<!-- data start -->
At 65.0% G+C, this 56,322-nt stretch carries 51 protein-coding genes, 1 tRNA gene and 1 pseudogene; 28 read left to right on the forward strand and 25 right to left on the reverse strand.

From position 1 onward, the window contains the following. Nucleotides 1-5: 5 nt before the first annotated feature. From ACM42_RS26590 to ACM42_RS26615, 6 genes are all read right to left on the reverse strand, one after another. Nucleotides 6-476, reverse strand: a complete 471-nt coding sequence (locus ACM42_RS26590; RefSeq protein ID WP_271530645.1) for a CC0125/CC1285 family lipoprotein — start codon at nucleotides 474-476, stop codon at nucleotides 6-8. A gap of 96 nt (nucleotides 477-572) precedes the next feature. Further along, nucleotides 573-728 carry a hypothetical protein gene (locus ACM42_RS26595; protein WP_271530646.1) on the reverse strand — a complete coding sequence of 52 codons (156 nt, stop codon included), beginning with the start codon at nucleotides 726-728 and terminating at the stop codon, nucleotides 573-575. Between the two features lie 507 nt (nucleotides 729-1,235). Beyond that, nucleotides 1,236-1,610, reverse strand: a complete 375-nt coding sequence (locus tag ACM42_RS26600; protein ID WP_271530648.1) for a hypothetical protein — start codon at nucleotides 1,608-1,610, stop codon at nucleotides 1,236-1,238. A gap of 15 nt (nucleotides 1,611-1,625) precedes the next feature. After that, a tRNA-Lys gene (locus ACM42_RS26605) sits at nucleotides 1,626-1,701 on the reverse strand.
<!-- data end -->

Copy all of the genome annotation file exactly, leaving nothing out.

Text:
At 65.0% G+C, this 56,322-nt stretch carries 51 protein-coding genes, 1 tRNA gene and 1 pseudogene; 28 read left to right on the forward strand and 25 right to left on the reverse strand.

From position 1 onward, the window contains the following. Nucleotides 1-5: 5 nt before the first annotated feature. From ACM42_RS26590 to ACM42_RS26615, 6 genes are all read right to left on the reverse strand, one after another. Nucleotides 6-476, reverse strand: a complete 471-nt coding sequence (locus ACM42_RS26590; RefSeq protein ID WP_271530645.1) for a CC0125/CC1285 family lipoprotein — start codon at nucleotides 474-476, stop codon at nucleotides 6-8. A gap of 96 nt (nucleotides 477-572) precedes the next feature. Further along, nucleotides 573-728 carry a hypothetical protein gene (locus ACM42_RS26595; protein WP_271530646.1) on the reverse strand — a complete coding sequence of 52 codons (156 nt, stop codon included), beginning with the start codon at nucleotides 726-728 and terminating at the stop codon, nucleotides 573-575. Between the two features lie 507 nt (nucleotides 729-1,235). Beyond that, nucleotides 1,236-1,610, reverse strand: a complete 375-nt coding sequence (locus tag ACM42_RS26600; protein ID WP_271530648.1) for a hypothetical protein — start codon at nucleotides 1,608-1,610, stop codon at nucleotides 1,236-1,238. A gap of 15 nt (nucleotides 1,611-1,625) precedes the next feature. After that, a tRNA-Lys gene (locus ACM42_RS26605) sits at nucleotides 1,626-1,701 on the reverse strand.